The organisers of the Manchester Theatre Awards (MTA) have announced that the annual event is to come to an end after 37 years.
The decision was made after discussions between the awards panel and several of the venues whose advertising on the MTA website provided much of the income to fund the trophies and other running costs.
Although the organisers did not comment any further on the exact reasons, a spokesman for the awards panel said: “We are naturally disappointed that the city’s annual ‘Oscars’ for its theatrical output – everything from major venues to fringe and studio-sized productions – will no longer enjoy an annual ‘prize-giving’.
“From the outset, we received enthusiastic support from the likes of theatrical impresarios such as Sir Cameron Mackintosh and Bill Kenwright, and many stars – whether firmly established or fast-rising – graced the annual occasion either as recipients or as on-stage presenters.
“As a result, leading regional theatres, as well as quite a few visiting performers and companies, boast MTA trophies, but we are particularly proud to have highlighted some of the great work that goes on in Manchester’s thriving fringe theatre scene and, through our separate youth panel, the talent coming out of some of the region’s youth theatre groups.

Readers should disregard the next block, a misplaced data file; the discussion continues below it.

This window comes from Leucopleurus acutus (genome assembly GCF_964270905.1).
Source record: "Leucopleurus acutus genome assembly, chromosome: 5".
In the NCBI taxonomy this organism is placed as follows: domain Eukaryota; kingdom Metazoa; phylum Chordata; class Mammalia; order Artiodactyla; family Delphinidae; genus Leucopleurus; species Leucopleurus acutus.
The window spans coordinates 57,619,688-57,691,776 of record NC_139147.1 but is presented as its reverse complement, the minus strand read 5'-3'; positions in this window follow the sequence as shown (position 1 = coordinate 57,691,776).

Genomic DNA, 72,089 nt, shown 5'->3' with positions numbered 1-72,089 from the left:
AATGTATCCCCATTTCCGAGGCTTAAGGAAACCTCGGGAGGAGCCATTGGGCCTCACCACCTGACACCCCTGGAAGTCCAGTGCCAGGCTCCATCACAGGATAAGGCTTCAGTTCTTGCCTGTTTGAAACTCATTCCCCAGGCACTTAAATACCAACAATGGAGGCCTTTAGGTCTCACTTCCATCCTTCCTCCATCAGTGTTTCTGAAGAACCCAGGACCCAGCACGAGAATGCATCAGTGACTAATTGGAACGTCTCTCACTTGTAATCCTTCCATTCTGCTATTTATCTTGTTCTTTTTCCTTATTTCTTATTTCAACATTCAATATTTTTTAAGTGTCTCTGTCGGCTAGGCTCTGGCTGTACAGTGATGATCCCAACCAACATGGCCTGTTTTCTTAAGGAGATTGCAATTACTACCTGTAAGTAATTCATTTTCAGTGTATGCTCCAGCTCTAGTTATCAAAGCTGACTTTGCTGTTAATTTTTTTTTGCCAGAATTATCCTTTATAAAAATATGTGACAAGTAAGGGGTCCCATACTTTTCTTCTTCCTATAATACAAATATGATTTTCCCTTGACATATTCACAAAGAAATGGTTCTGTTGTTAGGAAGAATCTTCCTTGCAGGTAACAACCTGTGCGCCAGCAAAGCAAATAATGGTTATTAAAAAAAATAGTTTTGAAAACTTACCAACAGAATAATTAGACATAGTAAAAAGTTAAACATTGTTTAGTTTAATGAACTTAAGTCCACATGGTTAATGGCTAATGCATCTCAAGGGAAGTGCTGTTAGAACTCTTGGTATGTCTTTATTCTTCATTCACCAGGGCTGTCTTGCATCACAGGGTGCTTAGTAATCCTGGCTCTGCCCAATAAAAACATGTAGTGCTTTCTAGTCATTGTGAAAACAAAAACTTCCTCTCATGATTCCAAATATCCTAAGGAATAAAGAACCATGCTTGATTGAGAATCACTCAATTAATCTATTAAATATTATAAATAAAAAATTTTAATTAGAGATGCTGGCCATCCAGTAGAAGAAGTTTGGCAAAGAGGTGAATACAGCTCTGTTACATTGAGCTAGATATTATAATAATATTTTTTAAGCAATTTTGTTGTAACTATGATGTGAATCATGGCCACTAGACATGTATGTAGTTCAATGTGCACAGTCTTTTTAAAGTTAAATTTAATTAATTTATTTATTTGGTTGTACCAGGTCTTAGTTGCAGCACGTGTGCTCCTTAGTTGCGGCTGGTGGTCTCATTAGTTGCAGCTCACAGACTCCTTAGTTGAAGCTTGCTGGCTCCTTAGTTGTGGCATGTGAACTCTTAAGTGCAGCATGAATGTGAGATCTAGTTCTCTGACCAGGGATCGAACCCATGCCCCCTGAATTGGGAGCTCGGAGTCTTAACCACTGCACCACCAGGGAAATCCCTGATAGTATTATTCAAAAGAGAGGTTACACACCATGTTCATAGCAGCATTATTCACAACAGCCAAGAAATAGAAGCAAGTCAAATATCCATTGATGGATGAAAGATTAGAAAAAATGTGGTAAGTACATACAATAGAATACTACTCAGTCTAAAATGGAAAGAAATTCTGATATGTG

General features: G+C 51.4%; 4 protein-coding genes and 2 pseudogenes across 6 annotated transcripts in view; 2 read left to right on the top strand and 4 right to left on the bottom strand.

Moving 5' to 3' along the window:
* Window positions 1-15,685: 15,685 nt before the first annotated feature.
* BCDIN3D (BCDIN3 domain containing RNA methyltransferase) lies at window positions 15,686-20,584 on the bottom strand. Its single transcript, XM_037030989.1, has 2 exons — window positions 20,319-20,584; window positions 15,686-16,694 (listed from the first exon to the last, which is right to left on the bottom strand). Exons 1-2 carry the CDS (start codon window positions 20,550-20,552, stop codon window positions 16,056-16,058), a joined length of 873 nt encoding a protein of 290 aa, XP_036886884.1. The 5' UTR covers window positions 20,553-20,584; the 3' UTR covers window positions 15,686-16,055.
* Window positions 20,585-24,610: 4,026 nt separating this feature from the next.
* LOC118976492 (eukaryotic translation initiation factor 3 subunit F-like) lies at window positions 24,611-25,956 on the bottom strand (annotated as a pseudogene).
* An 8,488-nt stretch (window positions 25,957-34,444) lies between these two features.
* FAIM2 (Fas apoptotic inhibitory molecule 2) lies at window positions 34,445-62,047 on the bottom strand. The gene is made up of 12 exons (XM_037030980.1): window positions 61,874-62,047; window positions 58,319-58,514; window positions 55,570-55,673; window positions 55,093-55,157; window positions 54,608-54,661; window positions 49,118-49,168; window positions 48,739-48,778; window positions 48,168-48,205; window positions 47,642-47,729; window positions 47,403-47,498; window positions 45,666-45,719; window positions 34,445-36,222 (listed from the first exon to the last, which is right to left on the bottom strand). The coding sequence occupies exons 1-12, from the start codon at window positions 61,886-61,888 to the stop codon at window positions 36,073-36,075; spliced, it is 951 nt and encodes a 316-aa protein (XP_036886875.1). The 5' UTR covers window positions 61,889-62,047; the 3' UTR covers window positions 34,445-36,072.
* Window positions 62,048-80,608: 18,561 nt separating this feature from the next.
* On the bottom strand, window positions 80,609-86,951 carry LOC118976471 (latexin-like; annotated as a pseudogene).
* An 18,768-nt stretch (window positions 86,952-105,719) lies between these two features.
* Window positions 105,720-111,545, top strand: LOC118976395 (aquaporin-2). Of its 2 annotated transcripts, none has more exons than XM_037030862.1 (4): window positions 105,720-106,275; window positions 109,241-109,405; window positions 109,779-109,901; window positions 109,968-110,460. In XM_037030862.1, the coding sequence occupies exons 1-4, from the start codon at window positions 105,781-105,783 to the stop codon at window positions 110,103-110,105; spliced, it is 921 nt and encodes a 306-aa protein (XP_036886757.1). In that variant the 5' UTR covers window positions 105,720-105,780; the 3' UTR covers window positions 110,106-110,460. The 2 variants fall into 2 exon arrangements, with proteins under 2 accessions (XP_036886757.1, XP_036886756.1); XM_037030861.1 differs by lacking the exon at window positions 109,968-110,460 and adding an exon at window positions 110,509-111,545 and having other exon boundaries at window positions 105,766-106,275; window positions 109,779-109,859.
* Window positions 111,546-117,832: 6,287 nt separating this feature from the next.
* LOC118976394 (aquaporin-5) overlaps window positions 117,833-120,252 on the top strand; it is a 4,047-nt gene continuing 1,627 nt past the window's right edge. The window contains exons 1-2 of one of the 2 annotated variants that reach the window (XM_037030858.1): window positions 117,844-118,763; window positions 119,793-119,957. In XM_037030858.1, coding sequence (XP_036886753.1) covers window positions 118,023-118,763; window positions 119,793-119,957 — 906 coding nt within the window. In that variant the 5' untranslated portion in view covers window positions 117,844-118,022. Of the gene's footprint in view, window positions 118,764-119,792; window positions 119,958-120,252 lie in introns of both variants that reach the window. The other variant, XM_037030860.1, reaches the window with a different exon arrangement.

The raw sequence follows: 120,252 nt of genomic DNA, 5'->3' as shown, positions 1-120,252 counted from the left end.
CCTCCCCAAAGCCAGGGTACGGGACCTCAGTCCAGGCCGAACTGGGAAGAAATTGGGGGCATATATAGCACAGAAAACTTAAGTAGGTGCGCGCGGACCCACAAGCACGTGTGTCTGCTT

“We thank the theatres for their generous support in the past and to the panellists and youth panellists for all the time and effort they have given voluntarily in order to make the awards such a success.”
They added that “it is hoped that a statement, on behalf of the theatres concerned, will follow”. The awards team plan to continue the reviews website in a revised form.
The Manchester Theatre Awards are the largest regional theatrical prize-giving outside London and have been a major fixture on the north-west’s entertainment calendar since 1981 when they were created by the Manchester Evening News.
The MEN Theatre Awards were developed by critic Alan Hulme who wrote for the paper from 1970 to 2000. In 2011, the MEN ended its involvement but a group of former panel members, led by Hulme, continued the initiative along with other experienced critics in the region.
The awards were presented at a red-carpet event held in the city’s various venues. This year’s ceremony at The Lowry’s Quays Theatre in January included Sheridan Smith, Danny Mac and Janet Suzman among the winners and was hosted by comedian Justin Moorhouse.
Arts venue Home led the way with five awards, with the rest of the honours largely even among the area’s other venues, including two for the Oldham Coliseum, two for the Royal Exchange Theatre and other awards to The Lowry, Palace and Opera House, Hope Mill Theatre, Contact, Royal Northern College of Music and Greater Manchester Fringe festival.